Leadership & Teams
According to research almost 85% of today’s leaders are constrained by narrow, analytical and habitual thinking. Typically, they are still struggling with ways of thinking that make them defensive, controlling, and self-centered which deeply affect performance and teamwork. We know that agile leaders at post-heroic stages are much more capable of working in collaboration. So, what differentiate these leaders? What transformative process can be used to develop Catalyst leaders & teams? This presentation will show you a proven and powerful path to develop post-heroic leaders and teams.
In this session, we offer a synthesis of several bodies of thought that address processes, people, technology, change and leadership within the context of a large agile transition. While the competencies of agile development are well developed, the exploration and leveraging of other research on systemic change offers real insight to the complex organizational task of sustaining agile processes. We intend to fuse such research with our own experiences leading substantial agile transformations, to help senior leaders gain powerful new tools for leading their own agile transitions.
Your mind offers two alternate—and generally unconscious—responses when things go wrong. One response solves problems with snap judgment, hasty advice, and evident policy. The alternate response expands the problem space for new awareness and new-found truth. You are completely equipped for both. The first is fast and solves anxiety about the problem. The second is slower, produces learning and growth, and addresses the real problem.
In this session you’ll explore a life-long practice developed from 20 years of field studies for choosing the appropriate leadership response.
Agile adoption initiatives succeed and fail. There is no agreement on why they do so. The current focus for scaling Agile seems to be on modifying existing Agile practices, adding new ones, and getting the right toolset installed. I’ve come to believe that the main reason for the success of any Agile adoption effort are the individuals, their skills and their personalities. All other aspects of Agile are of secondary importance.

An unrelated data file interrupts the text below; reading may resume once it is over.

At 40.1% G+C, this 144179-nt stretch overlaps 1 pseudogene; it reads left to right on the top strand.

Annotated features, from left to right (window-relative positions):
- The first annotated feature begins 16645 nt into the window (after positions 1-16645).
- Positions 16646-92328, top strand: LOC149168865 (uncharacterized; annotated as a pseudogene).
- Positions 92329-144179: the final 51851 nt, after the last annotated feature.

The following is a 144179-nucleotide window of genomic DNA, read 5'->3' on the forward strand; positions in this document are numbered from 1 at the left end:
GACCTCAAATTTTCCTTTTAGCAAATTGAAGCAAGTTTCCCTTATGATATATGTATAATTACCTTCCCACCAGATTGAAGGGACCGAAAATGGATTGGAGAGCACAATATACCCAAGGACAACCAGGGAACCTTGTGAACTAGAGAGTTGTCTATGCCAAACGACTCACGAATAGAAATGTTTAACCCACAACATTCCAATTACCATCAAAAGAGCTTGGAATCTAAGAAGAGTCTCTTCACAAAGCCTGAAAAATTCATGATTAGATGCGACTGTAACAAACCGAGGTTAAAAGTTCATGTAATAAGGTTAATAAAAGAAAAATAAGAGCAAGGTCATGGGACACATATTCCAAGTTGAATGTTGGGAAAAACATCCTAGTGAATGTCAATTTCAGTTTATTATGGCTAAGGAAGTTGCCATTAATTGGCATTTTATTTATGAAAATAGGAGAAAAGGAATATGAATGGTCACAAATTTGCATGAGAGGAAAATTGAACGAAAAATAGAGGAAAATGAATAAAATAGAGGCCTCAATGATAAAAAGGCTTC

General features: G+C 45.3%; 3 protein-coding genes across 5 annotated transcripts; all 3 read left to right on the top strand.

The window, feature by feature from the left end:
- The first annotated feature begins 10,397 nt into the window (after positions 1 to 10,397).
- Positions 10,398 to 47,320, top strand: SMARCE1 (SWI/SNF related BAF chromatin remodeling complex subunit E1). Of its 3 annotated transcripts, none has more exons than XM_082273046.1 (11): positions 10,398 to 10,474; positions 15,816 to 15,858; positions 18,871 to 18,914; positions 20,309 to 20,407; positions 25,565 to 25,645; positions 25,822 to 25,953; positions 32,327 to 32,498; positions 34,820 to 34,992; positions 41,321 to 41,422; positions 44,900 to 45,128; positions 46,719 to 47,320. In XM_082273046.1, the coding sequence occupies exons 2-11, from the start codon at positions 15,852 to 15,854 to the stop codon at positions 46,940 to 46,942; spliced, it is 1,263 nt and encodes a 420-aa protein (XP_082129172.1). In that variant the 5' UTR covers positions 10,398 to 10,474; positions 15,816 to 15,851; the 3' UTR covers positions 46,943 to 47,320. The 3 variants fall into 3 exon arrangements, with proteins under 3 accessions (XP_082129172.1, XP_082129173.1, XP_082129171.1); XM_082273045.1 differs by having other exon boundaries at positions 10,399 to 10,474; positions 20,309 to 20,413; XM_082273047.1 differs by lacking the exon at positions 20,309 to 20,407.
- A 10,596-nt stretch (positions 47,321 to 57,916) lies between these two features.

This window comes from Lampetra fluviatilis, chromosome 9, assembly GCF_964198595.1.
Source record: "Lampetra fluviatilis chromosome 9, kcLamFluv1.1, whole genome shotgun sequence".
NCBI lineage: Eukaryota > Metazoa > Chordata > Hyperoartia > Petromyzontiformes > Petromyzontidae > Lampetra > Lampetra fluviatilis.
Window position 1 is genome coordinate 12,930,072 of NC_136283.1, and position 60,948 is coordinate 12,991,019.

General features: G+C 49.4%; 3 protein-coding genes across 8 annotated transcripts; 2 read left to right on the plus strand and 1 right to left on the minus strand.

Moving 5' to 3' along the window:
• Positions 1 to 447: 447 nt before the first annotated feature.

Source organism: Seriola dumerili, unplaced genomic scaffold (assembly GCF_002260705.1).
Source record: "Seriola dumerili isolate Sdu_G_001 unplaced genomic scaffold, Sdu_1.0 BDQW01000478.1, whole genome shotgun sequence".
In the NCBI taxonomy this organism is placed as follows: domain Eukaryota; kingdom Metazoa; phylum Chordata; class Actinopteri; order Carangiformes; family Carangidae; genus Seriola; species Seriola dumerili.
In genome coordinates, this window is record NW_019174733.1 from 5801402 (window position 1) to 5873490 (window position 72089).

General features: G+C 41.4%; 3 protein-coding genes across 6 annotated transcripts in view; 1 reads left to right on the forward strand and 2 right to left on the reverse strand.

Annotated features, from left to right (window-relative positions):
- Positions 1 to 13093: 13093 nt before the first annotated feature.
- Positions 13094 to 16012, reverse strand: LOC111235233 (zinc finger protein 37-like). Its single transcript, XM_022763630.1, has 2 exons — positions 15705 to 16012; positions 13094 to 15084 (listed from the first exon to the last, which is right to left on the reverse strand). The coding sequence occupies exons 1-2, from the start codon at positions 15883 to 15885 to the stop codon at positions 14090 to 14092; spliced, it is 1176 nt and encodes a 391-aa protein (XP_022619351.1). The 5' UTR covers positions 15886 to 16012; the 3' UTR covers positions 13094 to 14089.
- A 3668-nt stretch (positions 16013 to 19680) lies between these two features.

In this talk I will share several individual skills and mental models that are necessary for successful scaling.
Transitioning 25,000 developers to agile development processes is a challenge on its own—and making the transition during a global recession is even more ambitious. Join Sue McKinney as she discusses her experiences leading the move to agile at IBM, how their agile teams often struggled, and ways leaders provided support and understanding at many levels. As the global recession set in, Sue looked for tools leaders could use to increase productivity—even after cost cutting—and unleash the talent and innovation agile teams need to continue succeeding.
James Shore (coauthor of The Art of Agile Development) and Rob Myers of Agile Institute help you examine the role of metrics on Agile teams. We take a broad survey of metrics being used on Agile projects, both traditional and innovative, and look at the value and dangers to the success of the team. We look at how the simple act of measuring, itself, can be harmful, and when it is well-justified. Metrics at every level of the Agile organization will receive scrutiny: Measuring value, team performance, progress, quality, and even code design attributes will be taken into consideration.
In a large agile organization (more than three teams or 30 team members) with self-organized empowered teams, R&D leadership roles still exist to support these teams through topics including resource management and strategic vision. This talk will highlight these R&D leadership roles, describe several example R&D organization structures, and then describe the behaviors (good and bad) stimulated by these structures, the challenges, and their impact on the teams. The talk concludes by describing the key attributes of leaders who will thrive in a large agile organization.
In these turbulent times, businesses need people with specific characteristics and attitudes to enable survival and success. It turns out these attitudes and are very similar to what is needed on an Agile project team. This talk examines what attitudes and perspectives team members need to be successful on Agile projects, how these can contribute to overall organisational success and how to encourage and instil these attitudes in a team.
Project Managers comprise the single largest category of agile practitioners that are actively engaged in the industry (18%). However, there is no clear consensus on the role of project manager within the Agile community. Viewpoints range from: • The PM is complete waste. • The PM is a necessary part-time helper. • The PM is a crucial communicator and facilitator.
So who’s right? This interactive session will seek to address these questions about who is good, who is bad, why they are, and who says so.
Imagine yourself with a team that flies in from AU, the UK, and US in bi-weekly shifts to work with a telecommunications giant. Mix in inexperience, a shared resource model, bad behaviours, and a mandated intro to Agile in a silo-ed non-agile environment. Couple this with a capability driven / satellite team who’s focus is to assist other teams to drive out SOA: and you have a recipe for a Team in Flux. Working to find a system that worked for this team was a long and arduous journey full of misdirection, poor choices, and learning around structure, Agile methodologies, and people in general.